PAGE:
Prediction of Alzheimer’s Disease from Cognitive Testing in Childhood
EXPLORATION of factors that influence cognitive ability could help to minimise cognitive decline and risk of dementia. Such factors were investigated in a study using data from 502 participants all born during the same week in 1946. The participants completed thinking and memory tests when they were aged 8 and then again aged 69–71 years old and the results were compared. The test measured memory, language, orientation, and concentration and included tasks such as identifying missing geometric shapes when faced with several options. Factors including sex, childhood ability, and education were taken into consideration. Socioeconomic status was identified by evaluating the occupation of the participant when they were aged 53.
The study’s author, Jonathan M. Schott, University College London, London, UK, commented on the aim: “If we can understand what influences an individual’s cognitive performance in later life, we can determine which aspects might be modifiable by education or lifestyle changes like exercise, diet, or sleep, which may, in turn, slow the development of cognitive decline.”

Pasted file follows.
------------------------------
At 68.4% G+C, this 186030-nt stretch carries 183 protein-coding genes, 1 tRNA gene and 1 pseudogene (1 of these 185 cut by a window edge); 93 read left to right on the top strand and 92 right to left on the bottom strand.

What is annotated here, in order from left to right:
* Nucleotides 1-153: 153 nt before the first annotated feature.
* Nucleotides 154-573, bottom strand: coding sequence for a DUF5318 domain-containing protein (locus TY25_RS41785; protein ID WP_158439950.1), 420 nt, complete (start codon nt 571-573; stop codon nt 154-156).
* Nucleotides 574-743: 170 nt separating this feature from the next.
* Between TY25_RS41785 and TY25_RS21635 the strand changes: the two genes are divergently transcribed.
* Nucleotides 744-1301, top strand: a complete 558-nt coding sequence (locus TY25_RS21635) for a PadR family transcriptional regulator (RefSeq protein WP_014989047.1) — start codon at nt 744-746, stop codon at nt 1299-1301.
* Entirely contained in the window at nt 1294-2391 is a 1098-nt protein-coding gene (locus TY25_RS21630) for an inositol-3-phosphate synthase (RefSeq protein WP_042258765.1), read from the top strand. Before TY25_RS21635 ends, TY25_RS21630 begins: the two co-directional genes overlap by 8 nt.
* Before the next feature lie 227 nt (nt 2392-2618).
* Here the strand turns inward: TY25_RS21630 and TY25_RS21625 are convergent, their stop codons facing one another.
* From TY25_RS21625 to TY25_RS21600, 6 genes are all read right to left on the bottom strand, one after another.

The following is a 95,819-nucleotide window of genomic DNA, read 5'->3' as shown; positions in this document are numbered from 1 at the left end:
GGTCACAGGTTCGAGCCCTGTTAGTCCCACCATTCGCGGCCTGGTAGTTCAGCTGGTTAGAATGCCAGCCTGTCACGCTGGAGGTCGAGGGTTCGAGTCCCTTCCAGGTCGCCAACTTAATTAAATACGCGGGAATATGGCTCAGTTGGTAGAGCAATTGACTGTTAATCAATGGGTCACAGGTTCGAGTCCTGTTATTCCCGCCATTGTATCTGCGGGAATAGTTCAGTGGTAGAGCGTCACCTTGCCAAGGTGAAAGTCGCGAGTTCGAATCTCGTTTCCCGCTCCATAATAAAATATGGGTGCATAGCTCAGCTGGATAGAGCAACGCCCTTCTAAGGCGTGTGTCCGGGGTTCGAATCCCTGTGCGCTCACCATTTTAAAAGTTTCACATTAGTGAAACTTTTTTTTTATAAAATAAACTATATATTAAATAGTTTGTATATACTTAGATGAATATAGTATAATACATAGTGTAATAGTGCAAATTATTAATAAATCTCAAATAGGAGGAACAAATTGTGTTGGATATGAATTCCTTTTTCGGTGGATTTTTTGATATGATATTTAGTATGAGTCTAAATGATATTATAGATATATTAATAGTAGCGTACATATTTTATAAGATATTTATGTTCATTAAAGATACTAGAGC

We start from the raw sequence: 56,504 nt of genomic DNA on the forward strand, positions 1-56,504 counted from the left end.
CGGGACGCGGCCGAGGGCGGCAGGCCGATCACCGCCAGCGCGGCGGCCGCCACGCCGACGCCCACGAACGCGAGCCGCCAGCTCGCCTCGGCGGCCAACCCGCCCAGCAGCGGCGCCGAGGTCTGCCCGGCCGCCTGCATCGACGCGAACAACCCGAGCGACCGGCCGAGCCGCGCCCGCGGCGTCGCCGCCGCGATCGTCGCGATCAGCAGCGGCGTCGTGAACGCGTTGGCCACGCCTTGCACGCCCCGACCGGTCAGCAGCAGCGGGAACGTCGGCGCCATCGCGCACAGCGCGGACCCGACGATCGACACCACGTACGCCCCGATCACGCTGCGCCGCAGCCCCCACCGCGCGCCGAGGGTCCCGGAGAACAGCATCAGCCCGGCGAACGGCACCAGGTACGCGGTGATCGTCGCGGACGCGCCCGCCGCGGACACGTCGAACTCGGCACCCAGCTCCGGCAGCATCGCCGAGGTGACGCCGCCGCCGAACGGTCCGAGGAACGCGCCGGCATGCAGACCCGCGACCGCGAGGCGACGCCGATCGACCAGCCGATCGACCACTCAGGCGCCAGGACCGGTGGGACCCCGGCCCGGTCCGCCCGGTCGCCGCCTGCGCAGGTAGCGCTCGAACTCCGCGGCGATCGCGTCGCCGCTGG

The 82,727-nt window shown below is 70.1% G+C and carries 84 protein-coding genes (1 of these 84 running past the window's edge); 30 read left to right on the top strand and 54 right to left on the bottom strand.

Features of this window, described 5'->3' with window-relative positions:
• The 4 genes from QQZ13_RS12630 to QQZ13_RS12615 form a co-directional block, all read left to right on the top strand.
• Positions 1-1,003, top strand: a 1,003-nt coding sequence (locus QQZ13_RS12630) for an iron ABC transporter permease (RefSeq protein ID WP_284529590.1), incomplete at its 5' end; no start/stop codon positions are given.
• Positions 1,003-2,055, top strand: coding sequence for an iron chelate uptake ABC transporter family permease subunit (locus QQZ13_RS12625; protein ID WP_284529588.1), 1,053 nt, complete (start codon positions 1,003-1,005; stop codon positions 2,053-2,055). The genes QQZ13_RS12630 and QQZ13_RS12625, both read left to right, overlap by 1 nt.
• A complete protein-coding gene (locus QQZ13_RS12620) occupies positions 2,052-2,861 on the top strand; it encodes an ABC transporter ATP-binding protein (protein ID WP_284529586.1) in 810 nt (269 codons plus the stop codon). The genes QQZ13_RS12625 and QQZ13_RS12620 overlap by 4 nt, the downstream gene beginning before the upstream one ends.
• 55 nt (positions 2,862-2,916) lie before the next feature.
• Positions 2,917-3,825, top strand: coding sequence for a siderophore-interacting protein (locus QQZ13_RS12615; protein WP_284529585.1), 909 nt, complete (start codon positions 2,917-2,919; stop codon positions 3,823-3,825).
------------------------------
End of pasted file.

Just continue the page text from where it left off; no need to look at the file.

There was a correlation between those who performed highly in their youth and in older age. The researchers observed that the children in the top 25% of performances in the test were in the top 25% of performances as adults; additionally, women performed better than men in thinking speed and memory testing. Individuals with a college education had an increased score of 16% compared to those who had left school before the age of 16. Socioeconomic status was shown to have no effect on cognitive performance displayed by the participants.
In addition to the cognitive tests, MRI and PET scans for β-amyloid plaques, Alzheimer’s disease markers, were carried out. The scans informed the researchers that those with the plaques scored lower in the tests although there was no association between β-amyloid plaques and socioeconomic status, education, sex, or cognitive ability in childhood.
Limitations of the study include the inability to project the results to wider populations as all participants were Caucasian; however, the researchers confirmed that the results found should be utilised for the investigation of the effects of age on cognitive function.